A secured credit card is a good option, but remember that everyone’s credit reacts differently. It may take you longer to see the positive effects than someone else.

Second Step: Use Your Credit Responsibly

For some people accessing credit is easy, it’s using it responsibly that’s hard. While having a credit history is important, having a positive credit history is ideal. A positive credit history typically results in more attractive credit reports and scores. Lenders and creditors like this and will see you as a more trustworthy borrower. That’s because your credit scores are designed to predict your likelihood of paying your bills on time and the higher your scores the more likely you are.  Here are some tips to help you use your credit responsibly so that you can build a good credit history:

Build Your Payment History

  • Pay Your Bills On Time – One of the most important ways you can help build a positive payment history is by paying off all your bills and debts on time. Late payments can negatively affect the calculation of your credit scores. Moreover, too many missed payments can cause your lender to sell your account to a collection agency, which can also have a more severe impact on your credit. 
  • Use Your Credit Card – In order to build your payment history, you’ll need to actively use and pay off your credit card.  While you may be hesitant to create debt, making small occasional purchases can help build your payment history which may positively impact your credit.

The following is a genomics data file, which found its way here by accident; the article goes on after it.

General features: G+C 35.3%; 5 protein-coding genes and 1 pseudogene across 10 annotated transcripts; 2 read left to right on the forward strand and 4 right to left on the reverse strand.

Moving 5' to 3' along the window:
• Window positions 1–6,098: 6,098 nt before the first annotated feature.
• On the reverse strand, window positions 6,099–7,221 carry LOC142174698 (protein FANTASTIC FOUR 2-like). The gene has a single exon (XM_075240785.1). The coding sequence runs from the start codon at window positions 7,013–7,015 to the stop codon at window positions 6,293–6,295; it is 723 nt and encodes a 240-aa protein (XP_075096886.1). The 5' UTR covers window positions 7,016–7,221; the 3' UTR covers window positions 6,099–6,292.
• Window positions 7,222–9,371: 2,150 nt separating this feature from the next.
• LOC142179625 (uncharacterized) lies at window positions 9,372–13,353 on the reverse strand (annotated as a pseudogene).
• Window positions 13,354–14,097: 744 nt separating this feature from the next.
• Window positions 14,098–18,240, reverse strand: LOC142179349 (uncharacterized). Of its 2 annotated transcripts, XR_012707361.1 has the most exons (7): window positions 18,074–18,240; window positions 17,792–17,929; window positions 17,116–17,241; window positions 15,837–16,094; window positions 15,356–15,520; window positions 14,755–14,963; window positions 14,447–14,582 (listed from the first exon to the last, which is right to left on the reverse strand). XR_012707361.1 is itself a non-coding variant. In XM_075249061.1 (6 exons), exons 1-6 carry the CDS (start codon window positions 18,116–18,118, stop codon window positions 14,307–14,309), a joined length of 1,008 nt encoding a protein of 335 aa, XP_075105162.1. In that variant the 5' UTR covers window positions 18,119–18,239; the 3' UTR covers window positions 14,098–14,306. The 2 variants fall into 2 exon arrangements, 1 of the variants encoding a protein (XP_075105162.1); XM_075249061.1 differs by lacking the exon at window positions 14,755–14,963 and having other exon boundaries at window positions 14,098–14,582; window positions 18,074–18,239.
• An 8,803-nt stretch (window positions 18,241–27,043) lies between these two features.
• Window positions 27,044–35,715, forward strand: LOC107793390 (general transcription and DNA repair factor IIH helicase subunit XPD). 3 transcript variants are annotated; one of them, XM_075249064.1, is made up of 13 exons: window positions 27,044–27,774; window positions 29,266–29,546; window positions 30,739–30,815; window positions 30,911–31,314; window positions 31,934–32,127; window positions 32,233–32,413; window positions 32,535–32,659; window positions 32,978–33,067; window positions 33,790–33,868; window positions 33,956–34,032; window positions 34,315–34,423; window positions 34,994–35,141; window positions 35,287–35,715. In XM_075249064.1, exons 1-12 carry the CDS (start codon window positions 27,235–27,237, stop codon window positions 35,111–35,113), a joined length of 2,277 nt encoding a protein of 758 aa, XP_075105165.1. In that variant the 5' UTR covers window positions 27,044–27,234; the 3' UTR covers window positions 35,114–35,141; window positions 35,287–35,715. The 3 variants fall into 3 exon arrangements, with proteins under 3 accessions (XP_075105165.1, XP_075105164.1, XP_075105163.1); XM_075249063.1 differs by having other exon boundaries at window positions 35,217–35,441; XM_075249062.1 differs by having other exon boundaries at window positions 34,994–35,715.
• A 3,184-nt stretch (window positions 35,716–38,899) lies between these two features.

• Be Aware Of What You Owe – It’s best to keep track of how much you owe so can avoid overspending and missing any payments. 

Limit Your Credit Utilization

  • Avoid Maxing Out Your Credit Limit – When using your credit cards avoid maxing out your available credit. Keeping your credit utilization low may help improve your credit scores. 
  • Avoid The Minimum Payment Spiral – Credit cards have minimum payment requirements; this can be a good thing or a bad thing depending on your situation. While the minimum payment option can help you defer your payment to the next month, you’ll be incurring interest on the remaining balance. Moreover, if you continue to use your card while making the minimum payment only, you’ll likely be increasing your credit utilization ratio which may negatively impact your credit. If you only make minimum payments, it may take years to pay off your balance.

Avoid Applying For Too Much Credit 

  • Only Apply For Credit When You Need It – In general, it is recommended that you only apply for credit when you actually need it. Too many hard inquiries within a short period of time can cause lenders to believe you are facing financial difficulties or are taking on more debt than you can handle.